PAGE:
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Agyrophobia (or dromophobia) is the abnormal and persistent fear of crossing streets, highways and other thoroughfares; fear of thoroughfares themselves. Sufferers experience anxiety even though they realize that streets, highways and other thoroughfares pose no threat commensurate with their fear.


Formed from the Greek "gyrus" (turning or whirling) and the Greek "phobos" (fear). The first letter, "a," is privative—that is, it creates a negative. Thus, an agyrophobiac shuns or avoids the whirl of traffic.

It is a situation when a human beings are fearful of crossing roads. Mostly not empty small street but a quite wide road with vehicles at least 2-3 lanes. They fear from the vehicles on the road. They also fear that if they are on a road crossing a vehicle will kill them in an accident.

Agyrophobiacs believe that they might be crushed or hit to death by some vehicle while they are on road or street. This fear sometimes take extreme state and the person starts getting afraid by just mentioning of street names.This phobia is considered independent from the fear of cars, as even crossing a deserted intersection still initiates the fear reaction.[1]


It is psychological problem cause is unknown however it can by birth, it can be developed if he has a previous road accident or he have seen a lot of them and lot of people have discourages them since they were young.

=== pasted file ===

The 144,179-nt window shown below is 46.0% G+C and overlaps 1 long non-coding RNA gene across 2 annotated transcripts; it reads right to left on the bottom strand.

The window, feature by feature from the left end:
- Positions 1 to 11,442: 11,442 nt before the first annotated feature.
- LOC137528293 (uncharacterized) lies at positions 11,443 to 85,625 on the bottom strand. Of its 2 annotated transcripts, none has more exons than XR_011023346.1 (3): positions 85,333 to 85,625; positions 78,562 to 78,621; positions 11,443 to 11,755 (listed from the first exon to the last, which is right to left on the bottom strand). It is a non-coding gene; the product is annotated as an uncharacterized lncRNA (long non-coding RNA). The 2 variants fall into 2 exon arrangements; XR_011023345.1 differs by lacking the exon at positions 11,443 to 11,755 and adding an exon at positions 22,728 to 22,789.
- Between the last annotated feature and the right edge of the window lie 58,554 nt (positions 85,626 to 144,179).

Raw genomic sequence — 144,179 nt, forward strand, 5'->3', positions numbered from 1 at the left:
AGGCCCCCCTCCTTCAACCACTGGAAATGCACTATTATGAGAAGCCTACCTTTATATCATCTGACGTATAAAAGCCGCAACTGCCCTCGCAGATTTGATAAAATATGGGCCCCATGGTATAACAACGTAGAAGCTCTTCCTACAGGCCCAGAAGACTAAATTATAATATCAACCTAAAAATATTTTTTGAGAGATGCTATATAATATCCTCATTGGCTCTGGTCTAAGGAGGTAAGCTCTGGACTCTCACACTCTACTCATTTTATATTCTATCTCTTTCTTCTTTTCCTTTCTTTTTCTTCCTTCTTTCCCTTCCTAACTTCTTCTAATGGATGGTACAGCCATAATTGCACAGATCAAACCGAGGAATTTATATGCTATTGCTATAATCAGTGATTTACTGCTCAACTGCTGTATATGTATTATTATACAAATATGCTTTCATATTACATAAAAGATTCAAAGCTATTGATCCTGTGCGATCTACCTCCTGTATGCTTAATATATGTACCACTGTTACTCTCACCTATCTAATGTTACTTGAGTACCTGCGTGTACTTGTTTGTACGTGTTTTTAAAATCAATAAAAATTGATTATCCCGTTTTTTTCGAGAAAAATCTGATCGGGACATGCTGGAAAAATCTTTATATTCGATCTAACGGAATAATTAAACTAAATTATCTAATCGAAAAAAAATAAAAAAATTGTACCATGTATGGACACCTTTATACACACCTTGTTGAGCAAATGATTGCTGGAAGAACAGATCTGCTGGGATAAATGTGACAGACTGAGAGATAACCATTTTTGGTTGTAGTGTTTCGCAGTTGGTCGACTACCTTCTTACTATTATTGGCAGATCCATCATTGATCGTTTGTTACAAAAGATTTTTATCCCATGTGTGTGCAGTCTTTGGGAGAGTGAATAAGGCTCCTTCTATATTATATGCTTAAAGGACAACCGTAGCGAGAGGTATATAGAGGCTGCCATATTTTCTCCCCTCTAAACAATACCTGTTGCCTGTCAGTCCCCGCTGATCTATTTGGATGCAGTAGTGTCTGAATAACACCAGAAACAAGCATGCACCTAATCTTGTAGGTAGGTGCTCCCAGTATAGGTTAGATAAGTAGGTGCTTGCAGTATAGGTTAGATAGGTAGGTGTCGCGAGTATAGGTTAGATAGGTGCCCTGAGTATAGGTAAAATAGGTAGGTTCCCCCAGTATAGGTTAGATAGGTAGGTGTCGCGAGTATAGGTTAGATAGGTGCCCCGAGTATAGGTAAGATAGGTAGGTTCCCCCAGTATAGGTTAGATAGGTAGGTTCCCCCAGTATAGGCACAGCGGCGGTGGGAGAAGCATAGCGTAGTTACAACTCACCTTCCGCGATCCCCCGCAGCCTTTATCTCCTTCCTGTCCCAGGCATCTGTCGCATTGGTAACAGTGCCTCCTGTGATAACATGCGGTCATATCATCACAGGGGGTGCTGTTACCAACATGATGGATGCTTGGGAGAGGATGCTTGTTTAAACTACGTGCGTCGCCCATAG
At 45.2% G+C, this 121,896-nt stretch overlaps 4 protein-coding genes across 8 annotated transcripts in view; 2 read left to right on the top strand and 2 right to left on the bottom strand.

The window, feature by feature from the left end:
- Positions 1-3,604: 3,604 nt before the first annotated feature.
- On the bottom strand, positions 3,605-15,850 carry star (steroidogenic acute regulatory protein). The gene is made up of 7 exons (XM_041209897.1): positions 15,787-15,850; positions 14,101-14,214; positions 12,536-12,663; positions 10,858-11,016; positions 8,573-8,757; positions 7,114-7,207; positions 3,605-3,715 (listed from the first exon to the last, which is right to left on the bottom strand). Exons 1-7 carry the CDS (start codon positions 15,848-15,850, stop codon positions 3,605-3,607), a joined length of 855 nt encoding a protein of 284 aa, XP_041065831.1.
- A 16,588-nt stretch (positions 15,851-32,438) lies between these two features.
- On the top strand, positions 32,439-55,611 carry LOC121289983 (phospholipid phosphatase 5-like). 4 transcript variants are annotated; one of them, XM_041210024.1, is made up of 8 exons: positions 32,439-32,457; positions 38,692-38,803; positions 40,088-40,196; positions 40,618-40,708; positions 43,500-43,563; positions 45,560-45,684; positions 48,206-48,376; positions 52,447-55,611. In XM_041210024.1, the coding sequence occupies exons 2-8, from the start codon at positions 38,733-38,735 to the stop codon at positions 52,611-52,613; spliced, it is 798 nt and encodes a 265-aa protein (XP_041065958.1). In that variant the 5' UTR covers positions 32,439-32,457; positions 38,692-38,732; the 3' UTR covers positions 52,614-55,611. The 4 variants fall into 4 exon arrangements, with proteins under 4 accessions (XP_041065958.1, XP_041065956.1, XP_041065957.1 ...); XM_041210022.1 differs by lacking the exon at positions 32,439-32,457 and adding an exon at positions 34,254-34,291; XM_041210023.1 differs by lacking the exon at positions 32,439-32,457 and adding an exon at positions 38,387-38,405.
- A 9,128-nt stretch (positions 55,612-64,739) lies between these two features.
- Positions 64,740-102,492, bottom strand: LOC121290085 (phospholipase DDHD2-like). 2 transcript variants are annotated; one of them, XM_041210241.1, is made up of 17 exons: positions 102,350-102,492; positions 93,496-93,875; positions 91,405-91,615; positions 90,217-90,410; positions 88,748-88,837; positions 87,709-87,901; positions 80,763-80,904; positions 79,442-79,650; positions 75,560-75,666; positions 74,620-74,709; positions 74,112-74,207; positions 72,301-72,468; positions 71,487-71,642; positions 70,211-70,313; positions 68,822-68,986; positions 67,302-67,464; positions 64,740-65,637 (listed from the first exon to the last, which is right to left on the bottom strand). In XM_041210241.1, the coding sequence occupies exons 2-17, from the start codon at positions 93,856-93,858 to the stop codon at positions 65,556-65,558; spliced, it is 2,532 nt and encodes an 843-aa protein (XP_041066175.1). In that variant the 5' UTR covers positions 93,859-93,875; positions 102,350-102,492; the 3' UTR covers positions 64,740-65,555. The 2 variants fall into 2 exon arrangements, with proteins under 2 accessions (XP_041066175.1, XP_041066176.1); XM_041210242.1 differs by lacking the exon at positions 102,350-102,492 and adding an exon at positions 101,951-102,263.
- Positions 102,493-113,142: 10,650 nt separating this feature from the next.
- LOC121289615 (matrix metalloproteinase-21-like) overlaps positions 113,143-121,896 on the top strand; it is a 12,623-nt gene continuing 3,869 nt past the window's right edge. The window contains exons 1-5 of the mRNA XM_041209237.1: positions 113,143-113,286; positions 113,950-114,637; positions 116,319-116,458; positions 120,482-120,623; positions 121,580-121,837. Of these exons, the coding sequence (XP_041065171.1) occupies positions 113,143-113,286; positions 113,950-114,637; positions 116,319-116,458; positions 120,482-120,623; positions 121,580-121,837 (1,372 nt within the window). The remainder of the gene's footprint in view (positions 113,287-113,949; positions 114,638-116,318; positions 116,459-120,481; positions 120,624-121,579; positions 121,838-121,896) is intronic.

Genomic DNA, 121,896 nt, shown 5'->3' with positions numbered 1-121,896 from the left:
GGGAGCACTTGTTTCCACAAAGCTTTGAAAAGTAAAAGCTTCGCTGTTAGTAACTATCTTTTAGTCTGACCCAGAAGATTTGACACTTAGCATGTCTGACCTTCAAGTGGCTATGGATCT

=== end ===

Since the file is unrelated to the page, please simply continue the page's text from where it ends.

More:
The symptoms of Agyrophobia is similar to many other phobias, which include anxiety, nervousness, shortness of breathing, heavy breathing, excessive sweating, nausea, mouth dryness, heart palpitations, and inability to speak or think clearly.

Agyrophobia may cause sufferers to being unable to move when faced with road intersection, or run unexpectedly when crossing street and thus pose danger to themselves and to other street users.[2]


Agryophobia is most often curable when the phobic elicits the help of a licensed mental health professional. The goal of a mental health expert should be to find the root of the phobia by identifying the cause of the person’s extreme and irrational fear. The patient and therapist will discuss why the fear is unfounded, how they can come to terms with any traumatic experiences that caused the phobia, and possible ways to deal with the symptoms of the condition. This type of psychotherapy generally has a very high success rate, with the vast majority of patients completely overcoming or successfully coping with agyrophobia symptom-free for years, if not for the rest of their lives.

Other methods of psychotherapy include exposure therapy or cognitive behavioral therapy. This type of treatment involves meetings between the patient and therapist in which the patient is systematically and gradually exposed to the source of fear while learning to control and rationalize their physical and mental reactions to it. By facing agyrophobia head on, the patient becomes accustomed to it and is able to realize that his or her initial fears were not grounded in real or imminent danger.

If you are searching for help with agyrophobia, finding it is easier than you think. There are countless therapists and peer groups willing to help not only with overcoming the disorder but also its attendant psychological difficulties. Do not let agyrophobia stifle your life and constantly give you something to fear. Do not hesitate to reach out for support. [3]

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